Notice it was a mail-in poll; those are notoriously unreliable. Also, the respondents were registered voters, not likely voters. That makes a big difference, too. Dave at NixGuy.com has more analysis that tracks with BizzyBlog’s.
As the race-grievance industry continues to hector the public about the federal government’s response to Hurricane Katrina, we’ve all by now heard the oft-repeated slander that the feds were slow to react because President Bush “doesn’t care about black people.” Now Hurricane Rita is heading into the Gulf and everybody from New Orleans to Corpus Christi is ducking and covering. Unless I’m misinformed, there isn’t any major metropolitan area there that has a higher percentage of black residents than New Orleans.
So … a prediction. If Rita follows its predicted track and hits anyplace other than New Orleans, here’s what’ll happen:
- Stung by criticism over their response to Katrina, FEMA and other federal agencies will leap into action.
- President Bush will fly down to the impact area as always, and will have an extra-sympathetic speech ready to deliver.
- The race hustlers will immediately point out the fast response, wryly shake their heads and say “See? Bush only cares about white people.”
You heard it here first.
UPDATE: This post has merged into this afternoon’s Beltway Traffic Jam.
Michelle Malkin asks a great question about Social Security and Homeland Security.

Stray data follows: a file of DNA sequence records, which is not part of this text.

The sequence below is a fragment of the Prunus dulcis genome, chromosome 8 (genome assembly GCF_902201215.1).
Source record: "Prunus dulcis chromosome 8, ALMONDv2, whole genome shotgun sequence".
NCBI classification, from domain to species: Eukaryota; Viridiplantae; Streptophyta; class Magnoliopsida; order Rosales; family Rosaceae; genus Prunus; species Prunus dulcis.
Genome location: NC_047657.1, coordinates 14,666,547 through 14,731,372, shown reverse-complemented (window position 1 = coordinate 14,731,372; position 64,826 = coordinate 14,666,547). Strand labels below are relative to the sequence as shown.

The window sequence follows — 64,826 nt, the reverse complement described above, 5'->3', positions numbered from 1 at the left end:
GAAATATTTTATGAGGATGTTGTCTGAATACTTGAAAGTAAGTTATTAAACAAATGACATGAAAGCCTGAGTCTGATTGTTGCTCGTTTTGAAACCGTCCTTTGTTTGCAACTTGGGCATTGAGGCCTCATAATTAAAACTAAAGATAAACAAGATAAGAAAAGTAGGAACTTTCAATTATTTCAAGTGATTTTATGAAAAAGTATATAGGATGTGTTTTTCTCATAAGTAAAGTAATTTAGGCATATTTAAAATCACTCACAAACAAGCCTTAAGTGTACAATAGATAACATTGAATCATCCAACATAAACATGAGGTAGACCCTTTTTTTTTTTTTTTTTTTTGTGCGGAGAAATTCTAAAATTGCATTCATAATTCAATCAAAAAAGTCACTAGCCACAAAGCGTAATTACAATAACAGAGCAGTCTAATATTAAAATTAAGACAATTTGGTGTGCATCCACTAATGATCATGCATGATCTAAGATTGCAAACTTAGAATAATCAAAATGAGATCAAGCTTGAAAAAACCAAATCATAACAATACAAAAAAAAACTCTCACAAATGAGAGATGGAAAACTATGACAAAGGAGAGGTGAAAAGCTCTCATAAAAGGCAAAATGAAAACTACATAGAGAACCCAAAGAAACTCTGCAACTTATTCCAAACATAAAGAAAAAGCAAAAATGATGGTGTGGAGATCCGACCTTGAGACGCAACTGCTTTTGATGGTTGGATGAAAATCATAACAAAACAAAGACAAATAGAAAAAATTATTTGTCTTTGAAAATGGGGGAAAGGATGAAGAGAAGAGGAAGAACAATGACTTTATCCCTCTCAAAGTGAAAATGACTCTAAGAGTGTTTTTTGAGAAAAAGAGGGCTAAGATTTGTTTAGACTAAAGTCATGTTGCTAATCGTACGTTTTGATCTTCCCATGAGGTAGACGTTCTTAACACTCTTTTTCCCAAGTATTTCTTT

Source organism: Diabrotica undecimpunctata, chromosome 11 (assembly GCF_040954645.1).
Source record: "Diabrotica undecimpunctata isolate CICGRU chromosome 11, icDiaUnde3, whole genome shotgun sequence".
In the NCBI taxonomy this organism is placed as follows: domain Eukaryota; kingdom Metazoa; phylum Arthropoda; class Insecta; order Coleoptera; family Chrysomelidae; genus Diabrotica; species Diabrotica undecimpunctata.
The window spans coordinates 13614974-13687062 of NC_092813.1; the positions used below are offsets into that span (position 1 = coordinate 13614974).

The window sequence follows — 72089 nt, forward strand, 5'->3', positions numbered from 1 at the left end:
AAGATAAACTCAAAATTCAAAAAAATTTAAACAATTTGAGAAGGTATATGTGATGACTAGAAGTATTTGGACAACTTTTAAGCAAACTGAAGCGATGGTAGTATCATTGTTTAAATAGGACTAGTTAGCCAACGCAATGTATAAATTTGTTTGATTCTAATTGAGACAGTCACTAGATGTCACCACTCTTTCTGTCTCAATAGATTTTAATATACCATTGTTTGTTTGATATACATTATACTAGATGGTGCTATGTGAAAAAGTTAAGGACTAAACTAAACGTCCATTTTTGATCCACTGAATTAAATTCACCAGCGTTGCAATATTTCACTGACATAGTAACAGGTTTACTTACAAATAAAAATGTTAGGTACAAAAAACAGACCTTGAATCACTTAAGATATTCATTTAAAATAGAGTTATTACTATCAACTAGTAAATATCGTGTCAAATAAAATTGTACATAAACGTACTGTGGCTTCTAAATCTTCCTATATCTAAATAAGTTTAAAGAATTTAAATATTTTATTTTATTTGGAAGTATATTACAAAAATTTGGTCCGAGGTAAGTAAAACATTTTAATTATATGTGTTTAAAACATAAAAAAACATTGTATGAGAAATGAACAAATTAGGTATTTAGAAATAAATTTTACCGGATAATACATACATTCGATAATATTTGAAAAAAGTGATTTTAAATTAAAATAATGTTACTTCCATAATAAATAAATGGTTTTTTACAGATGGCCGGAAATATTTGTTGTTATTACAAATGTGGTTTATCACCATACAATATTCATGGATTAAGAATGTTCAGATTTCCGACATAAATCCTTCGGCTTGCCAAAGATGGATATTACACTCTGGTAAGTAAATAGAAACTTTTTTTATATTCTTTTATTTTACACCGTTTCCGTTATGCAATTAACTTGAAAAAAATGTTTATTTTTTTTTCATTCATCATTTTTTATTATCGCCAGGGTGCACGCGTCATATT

Billy Tauzin III is the Republican running for Congress in Louisiana’s 3rd District. I say “running” because he’s facing a runoff on Saturday. I wish him success not only because he’s a strong-on-defense conservative, but also because I know from personal experience that he’s a genuinely upstanding and honest guy.
I knew him as “Bill” back when he was a year behind me at the U.S. Coast Guard Academy. He was in my company (the Corps of Cadets had roughly 120 cadets in each of 8 companies) in 1991 when he was a swab. Although word got out that his father had some serious political horsepower as a member of the House committee that controlled the Coast Guard’s appropriations, Bill never mentioned it himself. He was determined to make it through 4th Class Year on his own, and it was much tougher in 1991 than it is now in the age of political correctness. Any time his father came up in conversation, Bill deftly changed the subject.
Bill never relied on his dad’s position to get himself an easy break. Instead there were times that he caught more than his fair share of flak from the upperclass cadets, just so they could demonstrate to everybody that Bill wasn’t getting any extra slack. It happened to all the high-profile kids, including sons of admirals and captains. Some couldn’t take it, but I never heard Bill complain.
Although as a 3/c Cadet I wasn’t permitted to fraternize with a swab, there was always an unspoken understanding that the 3/c were the unofficial mentors of the 4/c. We in ’94 kept an eye on the folks in ’95, and we got to know them pretty well. Although Bill didn’t graduate from the Academy (he finished at LSU instead), it wasn’t for lack of ability or grit. He got through Swab Year, and remained upbeat and personable even as he learned the toughness required to survive that marathon, for which I respect him. The guy was honest and a complete straight shooter.
I’ve looked at his stances on the issues in this race, and they match what I think is in the best interests of America. When I combine that with my personal experience with the man, I can wholeheartedly endorse Billy Tauzin III for Congress.
Consider contributing to his campaign, and if you’re registered in Louisiana’s 3rd District give him your vote this Saturday.